Multilingualism as a challenge to universities
How do the increasingly international activities of universities affect the status of national languages?
As the use of English continues to spread in Finnish universities, concerns have been raised about it threatening the status of Finnish and Swedish as languages of science and education. A seminar held at the University of Helsinki on 7 March 2013 focused on the multilingual reality of Finnish universities.
“Universities all around the Nordic countries are wooing international students with English-language education,” says Taina Saarinen, university lecturer at the University of Jyväskylä.
Not only do universities offer specifically designed English-language study modules, they may also change the language of instruction at random. A course may be held in English, if exchange students sign up for it.
“What’s to prevent us from suddenly facing the situation of all education being given in English?” wonders Pirkko Nuolijärvi from the Institute for the Languages of Finland.
Jukka Mönkkönen, Rector of the University of Eastern Finland, encourages teachers to integrate multilingualism into teaching independent of the language of instruction.
“Key terminology can be provided in multiple languages, and different languages can be used in teaching material, lectures and student presentations,” he says.
The impact of the language of administration
Matti Räsänen from the Institute for the Languages of Finland emphasised the importance that the language used in administration has to internationalisation. If administrative matters cannot be handled in English, people who do not speak Finnish may soon find themselves excluded from the work community.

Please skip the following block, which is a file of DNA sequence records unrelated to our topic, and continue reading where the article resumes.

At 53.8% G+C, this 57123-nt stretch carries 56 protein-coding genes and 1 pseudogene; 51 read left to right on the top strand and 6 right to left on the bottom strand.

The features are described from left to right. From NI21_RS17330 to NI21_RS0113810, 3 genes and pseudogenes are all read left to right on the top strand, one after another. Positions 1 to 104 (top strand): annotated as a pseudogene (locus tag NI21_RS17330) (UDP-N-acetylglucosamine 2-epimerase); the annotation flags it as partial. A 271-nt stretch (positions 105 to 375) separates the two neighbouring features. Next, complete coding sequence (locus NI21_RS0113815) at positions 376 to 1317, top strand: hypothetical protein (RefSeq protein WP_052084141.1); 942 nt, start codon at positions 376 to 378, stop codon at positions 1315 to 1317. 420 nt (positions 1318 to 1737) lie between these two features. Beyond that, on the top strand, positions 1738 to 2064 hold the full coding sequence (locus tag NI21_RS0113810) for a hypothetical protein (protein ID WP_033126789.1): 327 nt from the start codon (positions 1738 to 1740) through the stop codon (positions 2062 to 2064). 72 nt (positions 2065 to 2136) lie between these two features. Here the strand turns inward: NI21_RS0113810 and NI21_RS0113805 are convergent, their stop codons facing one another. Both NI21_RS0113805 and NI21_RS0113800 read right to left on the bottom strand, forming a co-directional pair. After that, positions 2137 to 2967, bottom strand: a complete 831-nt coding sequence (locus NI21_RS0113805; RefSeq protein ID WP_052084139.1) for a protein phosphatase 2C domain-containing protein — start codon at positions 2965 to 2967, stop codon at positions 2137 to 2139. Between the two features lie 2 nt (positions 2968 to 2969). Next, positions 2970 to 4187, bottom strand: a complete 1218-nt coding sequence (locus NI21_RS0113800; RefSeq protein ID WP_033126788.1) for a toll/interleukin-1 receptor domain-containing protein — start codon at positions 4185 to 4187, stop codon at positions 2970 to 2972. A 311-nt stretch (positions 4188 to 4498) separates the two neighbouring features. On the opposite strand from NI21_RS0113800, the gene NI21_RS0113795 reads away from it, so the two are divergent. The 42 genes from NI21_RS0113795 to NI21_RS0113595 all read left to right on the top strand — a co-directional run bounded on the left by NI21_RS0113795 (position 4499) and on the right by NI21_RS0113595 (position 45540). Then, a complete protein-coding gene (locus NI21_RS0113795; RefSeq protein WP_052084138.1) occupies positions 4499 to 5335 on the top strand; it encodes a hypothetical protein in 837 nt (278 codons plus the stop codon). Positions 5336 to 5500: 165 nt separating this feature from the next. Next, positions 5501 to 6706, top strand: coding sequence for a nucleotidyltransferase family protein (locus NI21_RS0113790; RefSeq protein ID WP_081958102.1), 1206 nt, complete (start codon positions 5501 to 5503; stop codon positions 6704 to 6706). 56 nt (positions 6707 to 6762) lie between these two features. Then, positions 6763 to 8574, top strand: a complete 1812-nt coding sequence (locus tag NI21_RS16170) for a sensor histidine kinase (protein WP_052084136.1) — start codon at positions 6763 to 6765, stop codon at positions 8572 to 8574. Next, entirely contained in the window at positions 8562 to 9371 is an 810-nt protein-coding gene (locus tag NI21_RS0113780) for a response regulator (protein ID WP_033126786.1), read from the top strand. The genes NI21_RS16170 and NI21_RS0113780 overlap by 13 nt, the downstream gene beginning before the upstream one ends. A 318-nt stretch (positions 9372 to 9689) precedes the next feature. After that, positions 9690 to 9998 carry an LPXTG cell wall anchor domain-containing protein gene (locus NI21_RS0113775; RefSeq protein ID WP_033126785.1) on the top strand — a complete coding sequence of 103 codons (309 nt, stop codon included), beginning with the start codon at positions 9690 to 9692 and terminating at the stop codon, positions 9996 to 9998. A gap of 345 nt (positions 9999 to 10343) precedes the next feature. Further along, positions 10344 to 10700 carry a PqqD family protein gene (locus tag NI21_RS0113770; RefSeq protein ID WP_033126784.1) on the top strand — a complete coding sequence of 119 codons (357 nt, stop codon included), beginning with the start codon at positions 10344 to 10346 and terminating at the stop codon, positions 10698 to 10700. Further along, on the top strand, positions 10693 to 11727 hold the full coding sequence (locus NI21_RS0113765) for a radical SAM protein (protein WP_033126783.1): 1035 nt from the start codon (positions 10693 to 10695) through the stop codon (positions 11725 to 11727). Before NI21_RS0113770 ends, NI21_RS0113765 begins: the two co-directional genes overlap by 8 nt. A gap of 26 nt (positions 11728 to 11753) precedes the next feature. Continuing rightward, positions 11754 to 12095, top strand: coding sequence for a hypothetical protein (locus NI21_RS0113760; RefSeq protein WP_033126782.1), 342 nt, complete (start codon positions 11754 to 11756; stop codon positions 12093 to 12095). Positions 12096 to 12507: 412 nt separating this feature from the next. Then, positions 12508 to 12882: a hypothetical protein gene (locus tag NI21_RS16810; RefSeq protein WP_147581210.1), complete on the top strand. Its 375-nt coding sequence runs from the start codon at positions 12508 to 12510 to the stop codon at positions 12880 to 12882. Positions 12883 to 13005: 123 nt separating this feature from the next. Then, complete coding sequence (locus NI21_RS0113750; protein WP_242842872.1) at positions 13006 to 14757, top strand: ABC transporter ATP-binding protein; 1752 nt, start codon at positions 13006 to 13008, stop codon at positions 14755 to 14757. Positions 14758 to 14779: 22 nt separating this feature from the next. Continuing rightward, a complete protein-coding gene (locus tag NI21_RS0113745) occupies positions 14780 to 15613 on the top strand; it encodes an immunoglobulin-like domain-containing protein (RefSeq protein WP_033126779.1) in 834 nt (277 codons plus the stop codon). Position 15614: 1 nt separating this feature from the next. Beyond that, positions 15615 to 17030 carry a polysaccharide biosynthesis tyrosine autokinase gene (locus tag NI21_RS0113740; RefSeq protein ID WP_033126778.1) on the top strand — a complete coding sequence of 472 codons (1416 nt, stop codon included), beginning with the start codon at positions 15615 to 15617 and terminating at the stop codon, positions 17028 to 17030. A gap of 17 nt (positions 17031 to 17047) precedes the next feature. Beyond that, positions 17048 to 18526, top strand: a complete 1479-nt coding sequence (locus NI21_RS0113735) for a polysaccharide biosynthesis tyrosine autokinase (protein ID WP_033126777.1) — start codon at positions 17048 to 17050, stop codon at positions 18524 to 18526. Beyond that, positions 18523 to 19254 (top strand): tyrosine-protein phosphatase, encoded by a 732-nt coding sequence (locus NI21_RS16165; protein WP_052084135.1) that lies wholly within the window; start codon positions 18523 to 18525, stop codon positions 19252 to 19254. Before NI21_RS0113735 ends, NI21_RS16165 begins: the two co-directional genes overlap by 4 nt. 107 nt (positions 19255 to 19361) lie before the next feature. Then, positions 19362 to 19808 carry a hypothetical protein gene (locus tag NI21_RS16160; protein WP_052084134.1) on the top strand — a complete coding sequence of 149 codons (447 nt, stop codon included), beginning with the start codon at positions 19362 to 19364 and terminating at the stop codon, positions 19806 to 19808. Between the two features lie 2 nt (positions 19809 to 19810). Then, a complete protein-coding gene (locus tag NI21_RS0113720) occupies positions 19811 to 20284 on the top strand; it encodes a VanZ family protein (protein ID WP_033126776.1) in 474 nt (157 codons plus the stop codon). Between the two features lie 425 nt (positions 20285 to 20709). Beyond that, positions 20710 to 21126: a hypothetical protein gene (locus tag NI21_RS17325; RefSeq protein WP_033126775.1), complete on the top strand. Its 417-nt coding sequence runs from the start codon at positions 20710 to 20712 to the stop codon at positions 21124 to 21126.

“For the sake of fairness, we should ensure that administrative duties are not handled solely by the Finnish-speaking staff,” Räsänen explains.
Aikalainen, the University of Tampere magazine, even floated the idea of all administration being organised exclusively in English. Räsänen, however, believes it would be enough to use Finnish and English equally for administrative purposes.
Who benefits from internationalisation?
The seminar also touched on international students’ employment opportunities in Finland. Taina Saarinen believes the English-language Master’s degree programmes are most beneficial to Finnish students, who acquire multilingual expertise. However, international students rarely learn enough Finnish or Swedish during the two-year programme to find employment after graduation.
“If we want international students to stay in Finland, we should be offering first-cycle degrees in English, and then transfer to Finnish or Swedish in the second-cycle phase, when students have sufficient language skills,” she suggests.
Text: Katja Bargum
University of Helsinki, digital communications
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